For almost 40 years now, the Betty Bowen Awards have been spotlighting emerging Pacific Northwest artists and giving them money – an unrestricted cash award amount of $15,000, to be exact (and up to two $2,500 Special Recognition Awards that may also be granted).
This year, five finalists were announced – out of 517 applications from visual artists living in Washington, Oregon, and Idaho (up significantly from last year). Here’s some more fun facts: four out of the five artists are Seattle-based, four out of the five are female-identified, and this year, there’s a healthy diversity of mediums – from large-scale installations to intricate collage works and textile-based collaborative performances.
Here’s the list of all the finalists:
Jono Vaughan designed dresses based on Google Earth images of places where trans women have been murdered for a powerful series, called Project 42, and then collaborated with artists and dancers to ‘perform’ the dresses and honor each slain individual in a movement-based piece.
Deborah Faye Lawrence was the recipient of Artist Trust’s 2015 Twining Humber Award, a lifetime achievement award for female artists age 60 and over, for good reason. The accomplished artist makes collages that explode with cut up newspaper letters and found images that create a playful and satirical mashup of feminism, social commentary and political potency.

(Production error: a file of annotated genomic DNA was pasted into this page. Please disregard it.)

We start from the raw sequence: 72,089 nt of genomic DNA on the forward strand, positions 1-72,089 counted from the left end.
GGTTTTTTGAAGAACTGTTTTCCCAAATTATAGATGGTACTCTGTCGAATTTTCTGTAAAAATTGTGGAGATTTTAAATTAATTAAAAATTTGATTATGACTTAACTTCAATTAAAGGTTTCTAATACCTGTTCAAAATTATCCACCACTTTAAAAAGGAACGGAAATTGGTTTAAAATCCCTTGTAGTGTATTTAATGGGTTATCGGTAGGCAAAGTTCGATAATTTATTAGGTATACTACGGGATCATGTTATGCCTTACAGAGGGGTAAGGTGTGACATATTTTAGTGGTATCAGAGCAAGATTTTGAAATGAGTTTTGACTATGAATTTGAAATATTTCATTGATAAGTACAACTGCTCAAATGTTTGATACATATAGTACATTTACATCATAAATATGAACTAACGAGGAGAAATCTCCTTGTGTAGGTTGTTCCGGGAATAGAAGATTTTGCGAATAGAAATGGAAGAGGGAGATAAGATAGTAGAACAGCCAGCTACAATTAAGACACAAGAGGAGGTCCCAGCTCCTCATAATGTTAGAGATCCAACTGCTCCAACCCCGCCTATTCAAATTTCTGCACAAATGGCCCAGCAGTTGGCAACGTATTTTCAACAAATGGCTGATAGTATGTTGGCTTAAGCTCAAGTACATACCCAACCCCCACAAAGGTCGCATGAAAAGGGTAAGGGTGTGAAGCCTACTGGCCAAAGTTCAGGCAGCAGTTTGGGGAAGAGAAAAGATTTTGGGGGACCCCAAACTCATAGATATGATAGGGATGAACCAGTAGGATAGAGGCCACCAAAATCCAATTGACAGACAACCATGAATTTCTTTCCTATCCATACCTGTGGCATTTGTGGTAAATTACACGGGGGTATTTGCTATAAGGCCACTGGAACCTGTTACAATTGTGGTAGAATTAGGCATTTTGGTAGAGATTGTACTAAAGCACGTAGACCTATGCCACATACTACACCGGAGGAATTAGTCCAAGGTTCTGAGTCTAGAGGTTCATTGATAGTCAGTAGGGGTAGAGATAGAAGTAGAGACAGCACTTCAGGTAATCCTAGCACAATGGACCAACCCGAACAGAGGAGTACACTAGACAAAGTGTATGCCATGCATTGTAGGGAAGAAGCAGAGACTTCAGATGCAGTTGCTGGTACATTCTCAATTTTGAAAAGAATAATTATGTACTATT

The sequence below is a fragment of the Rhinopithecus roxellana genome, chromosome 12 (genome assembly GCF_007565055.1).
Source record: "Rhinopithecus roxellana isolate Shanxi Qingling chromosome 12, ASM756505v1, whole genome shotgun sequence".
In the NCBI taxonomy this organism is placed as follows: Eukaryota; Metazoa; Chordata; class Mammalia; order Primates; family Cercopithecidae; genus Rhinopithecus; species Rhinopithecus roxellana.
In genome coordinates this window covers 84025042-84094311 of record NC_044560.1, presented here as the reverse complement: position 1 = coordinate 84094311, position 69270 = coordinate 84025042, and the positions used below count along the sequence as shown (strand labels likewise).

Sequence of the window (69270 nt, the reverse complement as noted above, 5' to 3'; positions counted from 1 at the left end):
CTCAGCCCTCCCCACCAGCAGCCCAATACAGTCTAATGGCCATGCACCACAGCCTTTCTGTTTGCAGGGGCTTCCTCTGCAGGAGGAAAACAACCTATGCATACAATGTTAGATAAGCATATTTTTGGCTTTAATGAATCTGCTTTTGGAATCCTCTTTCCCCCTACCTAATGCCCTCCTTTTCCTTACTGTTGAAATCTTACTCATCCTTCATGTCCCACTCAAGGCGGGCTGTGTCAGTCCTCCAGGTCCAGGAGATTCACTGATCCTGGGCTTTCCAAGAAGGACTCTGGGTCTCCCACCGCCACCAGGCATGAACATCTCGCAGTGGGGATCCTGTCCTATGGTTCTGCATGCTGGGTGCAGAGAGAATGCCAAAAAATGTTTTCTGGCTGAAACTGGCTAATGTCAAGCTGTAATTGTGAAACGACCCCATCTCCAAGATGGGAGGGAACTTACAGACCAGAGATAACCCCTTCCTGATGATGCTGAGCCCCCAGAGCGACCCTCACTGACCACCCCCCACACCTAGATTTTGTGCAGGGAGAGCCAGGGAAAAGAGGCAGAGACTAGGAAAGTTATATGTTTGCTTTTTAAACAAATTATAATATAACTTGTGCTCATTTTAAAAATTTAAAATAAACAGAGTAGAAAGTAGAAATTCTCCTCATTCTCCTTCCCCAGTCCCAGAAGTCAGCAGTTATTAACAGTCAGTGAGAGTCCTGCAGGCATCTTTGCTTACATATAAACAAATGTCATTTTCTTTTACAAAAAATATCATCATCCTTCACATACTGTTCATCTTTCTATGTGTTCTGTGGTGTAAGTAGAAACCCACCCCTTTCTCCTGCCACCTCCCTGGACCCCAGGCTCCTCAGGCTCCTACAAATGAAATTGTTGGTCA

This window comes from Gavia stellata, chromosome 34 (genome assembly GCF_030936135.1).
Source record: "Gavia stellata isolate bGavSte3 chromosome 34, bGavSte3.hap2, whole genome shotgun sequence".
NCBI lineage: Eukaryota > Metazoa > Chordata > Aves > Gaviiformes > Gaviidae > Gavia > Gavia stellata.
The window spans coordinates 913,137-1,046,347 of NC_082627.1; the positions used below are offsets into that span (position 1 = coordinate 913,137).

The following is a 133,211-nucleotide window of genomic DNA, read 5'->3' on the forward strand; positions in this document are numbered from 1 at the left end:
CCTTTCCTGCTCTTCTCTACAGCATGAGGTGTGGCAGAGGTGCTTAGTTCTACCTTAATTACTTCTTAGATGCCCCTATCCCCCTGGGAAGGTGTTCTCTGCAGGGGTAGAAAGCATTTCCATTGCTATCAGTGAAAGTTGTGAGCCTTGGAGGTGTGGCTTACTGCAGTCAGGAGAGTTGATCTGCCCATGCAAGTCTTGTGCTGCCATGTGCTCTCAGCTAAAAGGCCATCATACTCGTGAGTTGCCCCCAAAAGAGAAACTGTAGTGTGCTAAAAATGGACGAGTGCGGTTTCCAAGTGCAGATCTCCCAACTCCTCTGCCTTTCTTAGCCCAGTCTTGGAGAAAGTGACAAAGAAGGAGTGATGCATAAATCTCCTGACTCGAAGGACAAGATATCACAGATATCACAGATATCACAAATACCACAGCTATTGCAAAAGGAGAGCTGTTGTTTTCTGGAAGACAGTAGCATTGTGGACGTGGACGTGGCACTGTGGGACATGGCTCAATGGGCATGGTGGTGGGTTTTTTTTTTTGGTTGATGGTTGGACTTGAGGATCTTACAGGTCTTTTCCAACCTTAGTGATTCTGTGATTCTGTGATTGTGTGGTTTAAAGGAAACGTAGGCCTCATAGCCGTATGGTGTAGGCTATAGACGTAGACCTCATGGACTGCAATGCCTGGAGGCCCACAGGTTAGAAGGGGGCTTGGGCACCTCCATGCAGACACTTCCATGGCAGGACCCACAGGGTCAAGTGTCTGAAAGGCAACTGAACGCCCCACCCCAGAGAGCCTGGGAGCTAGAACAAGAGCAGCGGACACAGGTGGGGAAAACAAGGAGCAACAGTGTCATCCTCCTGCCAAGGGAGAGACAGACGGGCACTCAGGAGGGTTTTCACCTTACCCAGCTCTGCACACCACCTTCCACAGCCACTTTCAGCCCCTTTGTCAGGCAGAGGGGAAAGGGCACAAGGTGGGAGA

Klara Glosova, 2015’s Stranger Genius Award Nominee in Visual Art, was the mastermind behind the ever-amazing NEPO 5K art walk/experience, which led art-lovers and hapless passers-by down a path of installations, sculptures, and performances that stretched from the International District to Beacon Hill. And her series, Life on the Sidelines, turned ordinary “soccer mom” moments into thoughtfully rendered, peaceful watercolor compositions.
Ko Kirk Yamahira's process may very well be: rinse, deconstruct, repeat. His 'unweaved', shredded canvases are a striking, emotionally-charged use of what most artists choose to just paint on. You still have time to catch Yamahira and fellow Bowen Award nominee Jono Vaughan at Soil Gallery’s Seven Bodies – the exhibit runs until September 2.
Tannaz Farsi is a cross-disciplinary artist in Eugene, Oregon who makes large-scale installations that center around "nationhood, diasporic identity, and colonialist legacies." I've never seen her work but now I want to - the dramatic placement of objects on the wall and mind twisting, three dimensional lines seem at once anthropological and personal.
The Betty Bowen Award is administered by the Seattle Art Museum (SAM) and the Betty Bowen Committee, chaired by Gary Glant. The recipient will be chosen in September.